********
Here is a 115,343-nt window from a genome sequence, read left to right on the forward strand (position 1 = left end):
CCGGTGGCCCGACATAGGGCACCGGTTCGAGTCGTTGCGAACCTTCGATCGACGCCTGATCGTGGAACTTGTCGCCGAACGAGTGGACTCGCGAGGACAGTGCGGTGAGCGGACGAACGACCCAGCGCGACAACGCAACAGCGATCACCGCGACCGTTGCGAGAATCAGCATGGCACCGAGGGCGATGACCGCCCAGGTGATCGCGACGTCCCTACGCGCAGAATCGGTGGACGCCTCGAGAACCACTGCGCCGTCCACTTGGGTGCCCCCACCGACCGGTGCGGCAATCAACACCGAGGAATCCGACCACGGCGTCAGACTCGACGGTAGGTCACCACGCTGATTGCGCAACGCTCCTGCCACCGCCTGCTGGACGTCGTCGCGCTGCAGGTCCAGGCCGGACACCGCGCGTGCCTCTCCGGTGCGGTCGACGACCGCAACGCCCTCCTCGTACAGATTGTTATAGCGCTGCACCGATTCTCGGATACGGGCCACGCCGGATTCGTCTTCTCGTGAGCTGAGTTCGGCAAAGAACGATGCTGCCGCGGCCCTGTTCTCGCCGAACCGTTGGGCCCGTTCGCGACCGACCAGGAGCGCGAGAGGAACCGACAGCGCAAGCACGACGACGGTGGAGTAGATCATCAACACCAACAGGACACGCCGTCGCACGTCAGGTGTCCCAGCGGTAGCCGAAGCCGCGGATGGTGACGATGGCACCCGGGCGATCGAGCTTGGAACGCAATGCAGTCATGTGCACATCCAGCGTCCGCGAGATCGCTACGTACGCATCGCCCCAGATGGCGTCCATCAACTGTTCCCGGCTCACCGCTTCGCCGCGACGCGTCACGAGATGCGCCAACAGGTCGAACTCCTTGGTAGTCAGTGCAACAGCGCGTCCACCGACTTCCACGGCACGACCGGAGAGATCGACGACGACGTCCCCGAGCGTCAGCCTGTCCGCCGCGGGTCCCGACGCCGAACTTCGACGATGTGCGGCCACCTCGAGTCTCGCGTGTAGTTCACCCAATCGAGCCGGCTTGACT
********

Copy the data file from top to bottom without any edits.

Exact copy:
Here is a 115,343-nt window from a genome sequence, read left to right on the forward strand (position 1 = left end):
CCGGTGGCCCGACATAGGGCACCGGTTCGAGTCGTTGCGAACCTTCGATCGACGCCTGATCGTGGAACTTGTCGCCGAACGAGTGGACTCGCGAGGACAGTGCGGTGAGCGGACGAACGACCCAGCGCGACAACGCAACAGCGATCACCGCGACCGTTGCGAGAATCAGCATGGCACCGAGGGCGATGACCGCCCAGGTGATCGCGACGTCCCTACGCGCAGAATCGGTGGACGCCTCGAGAACCACTGCGCCGTCCACTTGGGTGCCCCCACCGACCGGTGCGGCAATCAACACCGAGGAATCCGACCACGGCGTCAGACTCGACGGTAGGTCACCACGCTGATTGCGCAACGCTCCTGCCACCGCCTGCTGGACGTCGTCGCGCTGCAGGTCCAGGCCGGACACCGCGCGTGCCTCTCCGGTGCGGTCGACGACCGCAACGCCCTCCTCGTACAGATTGTTATAGCGCTGCACCGATTCTCGGATACGGGCCACGCCGGATTCGTCTTCTCGTGAGCTGAGTTCGGCAAAGAACGATGCTGCCGCGGCCCTGTTCTCGCCGAACCGTTGGGCCCGTTCGCGACCGACCAGGAGCGCGAGAGGAACCGACAGCGCAAGCACGACGACGGTGGAGTAGATCATCAACACCAACAGGACACGCCGTCGCACGTCAGGTGTCCCAGCGGTAGCCGAAGCCGCGGATGGTGACGATGGCACCCGGGCGATCGAGCTTGGAACGCAATGCAGTCATGTGCACATCCAGCGTCCGCGAGATCGCTACGTACGCATCGCCCCAGATGGCGTCCATCAACTGTTCCCGGCTCACCGCTTCGCCGCGACGCGTCACGAGATGCGCCAACAGGTCGAACTCCTTGGTAGTCAGTGCAACAGCGCGTCCACCGACTTCCACGGCACGACCGGAGAGATCGACGACGACGTCCCCGAGCGTCAGCCTGTCCGCCGCGGGTCCCGACGCCGAACTTCGACGATGTGCGGCCACCTCGAGTCTCGCGTGTAGTTCACCCAATCGAGCCGGCTTGACT